Furthermore, I previously discussed on grammatical grounds that Genesis 1.1 begins with a temporal clause introduced by the preposition bereshit, and this synchronizes comfortably with my preceding analysis of the literary evidence since, as I shall discuss in a future segment, Genesis 1.3 flawlessly fulfills the syntactical role of apodosis in the sequencing of the temporal construction. However, if Genesis 1.1 were introducing an absolute statement of creation, the literary details of the narrative just discussed (and those to be discussed just below)–which details strongly indicate that verse three represents God’s first creative act on day one towards the cosmos–would have great difficulty being reconciled with God’s supposedly having made the “heaven(s) and earth” in verse one, since one of the creation of the heaven(s) and earth themselves would have to be placed prior to God’s first creative act towards the cosmos on day one, thus falling outside of the deliberate literary markers which the author has specifically used to define the intervals of God’s procession in creating “the heaven(s) and the earth”. For the author of this narrative, however, God’s act(s) of creating “the heaven(s) and the earth” are encompassed only within a six day sequence, and this sequence of creative days does not begin until verse three.

Moreover, there are yet further important indications that Genesis 1.3 serves as the actual beginning of God’s creative activity for day one. As noted, there are six days of physical creative activity, each of which begins and ends with rote formulaic phrases. Each day describes the creation of various elements in the cosmos. As has been noted by biblical scholars, the elements created on each day may, significantly, be divided into two parallel groups, as represented in the following table.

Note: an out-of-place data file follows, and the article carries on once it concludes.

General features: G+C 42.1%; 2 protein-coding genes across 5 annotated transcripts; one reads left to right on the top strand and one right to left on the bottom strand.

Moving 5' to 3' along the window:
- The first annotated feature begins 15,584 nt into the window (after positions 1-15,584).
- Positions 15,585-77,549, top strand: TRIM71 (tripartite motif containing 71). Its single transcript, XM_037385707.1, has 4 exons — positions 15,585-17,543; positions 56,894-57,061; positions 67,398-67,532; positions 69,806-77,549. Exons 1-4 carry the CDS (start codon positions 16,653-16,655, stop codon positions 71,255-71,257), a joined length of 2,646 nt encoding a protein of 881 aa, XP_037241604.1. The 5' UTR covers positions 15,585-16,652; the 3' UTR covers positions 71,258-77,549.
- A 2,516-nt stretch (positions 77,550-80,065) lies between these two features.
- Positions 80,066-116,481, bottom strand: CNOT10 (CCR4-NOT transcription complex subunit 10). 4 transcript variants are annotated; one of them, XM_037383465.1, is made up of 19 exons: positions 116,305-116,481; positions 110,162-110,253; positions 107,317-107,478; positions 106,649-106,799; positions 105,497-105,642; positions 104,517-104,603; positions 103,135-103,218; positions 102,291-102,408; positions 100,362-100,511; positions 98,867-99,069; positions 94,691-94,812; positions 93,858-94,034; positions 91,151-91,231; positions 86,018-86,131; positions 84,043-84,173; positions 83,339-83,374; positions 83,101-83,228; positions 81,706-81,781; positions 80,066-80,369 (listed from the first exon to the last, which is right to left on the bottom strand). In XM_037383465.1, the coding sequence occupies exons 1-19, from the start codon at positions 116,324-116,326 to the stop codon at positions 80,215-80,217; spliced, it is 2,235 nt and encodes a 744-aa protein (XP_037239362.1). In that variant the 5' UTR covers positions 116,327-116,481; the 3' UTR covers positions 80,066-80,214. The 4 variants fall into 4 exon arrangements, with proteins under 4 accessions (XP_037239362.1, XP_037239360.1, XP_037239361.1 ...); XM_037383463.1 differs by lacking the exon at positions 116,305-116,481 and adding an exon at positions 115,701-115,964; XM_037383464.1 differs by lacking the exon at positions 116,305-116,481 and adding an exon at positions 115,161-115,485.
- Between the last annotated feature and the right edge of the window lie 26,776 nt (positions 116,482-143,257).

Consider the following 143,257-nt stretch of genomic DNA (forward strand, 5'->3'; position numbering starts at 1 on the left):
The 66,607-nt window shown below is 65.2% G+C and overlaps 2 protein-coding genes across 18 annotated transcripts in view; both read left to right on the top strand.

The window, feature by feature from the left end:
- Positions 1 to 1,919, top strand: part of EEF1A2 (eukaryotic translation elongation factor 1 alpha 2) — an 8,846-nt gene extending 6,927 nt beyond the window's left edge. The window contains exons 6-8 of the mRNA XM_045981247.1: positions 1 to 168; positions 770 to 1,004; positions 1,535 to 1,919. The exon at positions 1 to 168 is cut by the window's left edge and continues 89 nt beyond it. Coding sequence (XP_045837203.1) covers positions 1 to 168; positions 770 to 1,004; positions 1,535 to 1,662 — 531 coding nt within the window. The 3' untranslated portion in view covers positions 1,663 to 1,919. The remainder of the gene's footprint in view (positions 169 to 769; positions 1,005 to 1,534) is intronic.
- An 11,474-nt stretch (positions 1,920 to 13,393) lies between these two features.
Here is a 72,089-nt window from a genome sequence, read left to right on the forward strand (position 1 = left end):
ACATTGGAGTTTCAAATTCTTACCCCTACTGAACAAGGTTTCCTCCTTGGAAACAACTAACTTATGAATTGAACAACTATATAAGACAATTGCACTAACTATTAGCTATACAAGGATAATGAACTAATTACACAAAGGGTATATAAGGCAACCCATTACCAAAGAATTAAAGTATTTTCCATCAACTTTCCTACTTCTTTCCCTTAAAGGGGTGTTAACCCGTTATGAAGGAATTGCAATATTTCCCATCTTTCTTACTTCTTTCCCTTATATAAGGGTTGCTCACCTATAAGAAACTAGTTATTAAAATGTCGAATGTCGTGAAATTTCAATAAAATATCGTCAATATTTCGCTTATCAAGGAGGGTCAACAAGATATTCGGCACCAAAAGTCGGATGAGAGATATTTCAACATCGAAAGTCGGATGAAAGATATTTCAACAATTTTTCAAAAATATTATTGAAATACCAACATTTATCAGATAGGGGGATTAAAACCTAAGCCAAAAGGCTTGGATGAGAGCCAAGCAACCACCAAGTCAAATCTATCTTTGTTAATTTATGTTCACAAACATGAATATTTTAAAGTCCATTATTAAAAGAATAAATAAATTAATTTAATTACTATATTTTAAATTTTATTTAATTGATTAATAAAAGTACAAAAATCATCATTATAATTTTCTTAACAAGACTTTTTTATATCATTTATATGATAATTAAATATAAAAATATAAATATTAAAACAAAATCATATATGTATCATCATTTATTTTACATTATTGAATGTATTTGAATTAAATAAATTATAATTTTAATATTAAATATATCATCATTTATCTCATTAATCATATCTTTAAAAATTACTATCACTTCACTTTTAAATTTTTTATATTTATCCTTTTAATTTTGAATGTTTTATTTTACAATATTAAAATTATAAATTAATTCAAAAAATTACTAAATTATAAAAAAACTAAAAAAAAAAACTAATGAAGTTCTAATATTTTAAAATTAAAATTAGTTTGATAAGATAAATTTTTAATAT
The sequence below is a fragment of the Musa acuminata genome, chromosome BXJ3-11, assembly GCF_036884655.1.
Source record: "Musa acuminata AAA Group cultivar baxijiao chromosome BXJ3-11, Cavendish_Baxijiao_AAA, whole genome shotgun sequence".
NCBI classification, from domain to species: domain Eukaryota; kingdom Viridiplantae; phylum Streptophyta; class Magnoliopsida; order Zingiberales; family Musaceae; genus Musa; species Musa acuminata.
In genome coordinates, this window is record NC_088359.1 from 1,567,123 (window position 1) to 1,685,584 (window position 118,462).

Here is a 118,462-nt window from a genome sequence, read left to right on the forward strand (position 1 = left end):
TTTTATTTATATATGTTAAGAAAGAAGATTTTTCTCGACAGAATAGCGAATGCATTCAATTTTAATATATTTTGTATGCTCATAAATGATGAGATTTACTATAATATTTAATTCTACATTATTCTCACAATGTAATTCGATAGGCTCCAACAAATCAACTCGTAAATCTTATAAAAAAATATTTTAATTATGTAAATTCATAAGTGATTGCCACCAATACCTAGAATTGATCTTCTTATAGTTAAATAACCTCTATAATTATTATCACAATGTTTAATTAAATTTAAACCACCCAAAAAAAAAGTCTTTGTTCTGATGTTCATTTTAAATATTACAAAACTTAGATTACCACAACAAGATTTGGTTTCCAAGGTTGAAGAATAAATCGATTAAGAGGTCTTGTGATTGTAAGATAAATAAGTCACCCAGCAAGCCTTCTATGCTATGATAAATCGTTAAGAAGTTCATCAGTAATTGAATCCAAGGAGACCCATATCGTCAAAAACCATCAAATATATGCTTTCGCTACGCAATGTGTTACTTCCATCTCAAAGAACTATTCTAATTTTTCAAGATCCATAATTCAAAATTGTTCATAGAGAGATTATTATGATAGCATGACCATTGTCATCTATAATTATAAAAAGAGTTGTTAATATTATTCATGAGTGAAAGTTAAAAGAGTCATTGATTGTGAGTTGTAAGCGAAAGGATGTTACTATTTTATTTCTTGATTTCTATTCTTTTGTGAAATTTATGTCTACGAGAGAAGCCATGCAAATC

Pre-creation

Day 1: Light

Day 4: Luminary bodies

Day 2: Sky/Heaven & Water bodies

Day 5: Birds and fish

Day 3: Land and Vegetation

Day 6: Land animals

Post-creation

The preceding symmetrical arrangement gives further indication that the first day of creation actually begins with “light” in verse three, since the creation of light on day one parallels the creation of the luminous heavenly bodies in day four. Thus, the preceding table supplements the conclusion mentioned earlier that the information provided in Genesis 1.1-2 precedes the beginning of God’s creative acts, since, as a pre-creation introduction to the narrative of God’s creation of the heavens and the earth, this section parallels the post-creation narrative of Genesis 2.1-4a. Overall, the preceding arguments are significant because the chaotic material described in the pre-creation introduction in Genesis 1.1-2 demonstrably precedes God’s first creative act and is not placed within the days of the creation of the cosmos. Therefore, it is most adequately seen as primeval and pre-existing by the author.

Finally, that Genesis 1.1-2 is pre-creative narrative and Genesis 2.1-4a is post-creative material may perhaps be further demonstrated by other literary or stylistic features that they hold in common. One clear literary device used in both passages is alliteration. I will provide a transliteration of each relevant part to illustrate. For instance, Genesis 1.1 begins alliteratively with the words bereishit bara, each of which begins with the same three consonants. Genesis 1.2 then describes the pre-creation state of the earth as tohu wa–vohu and also describes God’s wind hovering over the chaotic waters as ruach merchphet. In comparison, in Genesis 2.2-3 the words used for “seventh” (hashevi’i), “to cease” (shavat), and “to make/do” (‘sah) are alliterative as well.

I believe, then, that all of these factors, in combination with what has already been discussed, converge to show that God’s creative labors begin in verse three, with verses one and two as an introduction describing the chaotic preexisting state of the cosmos.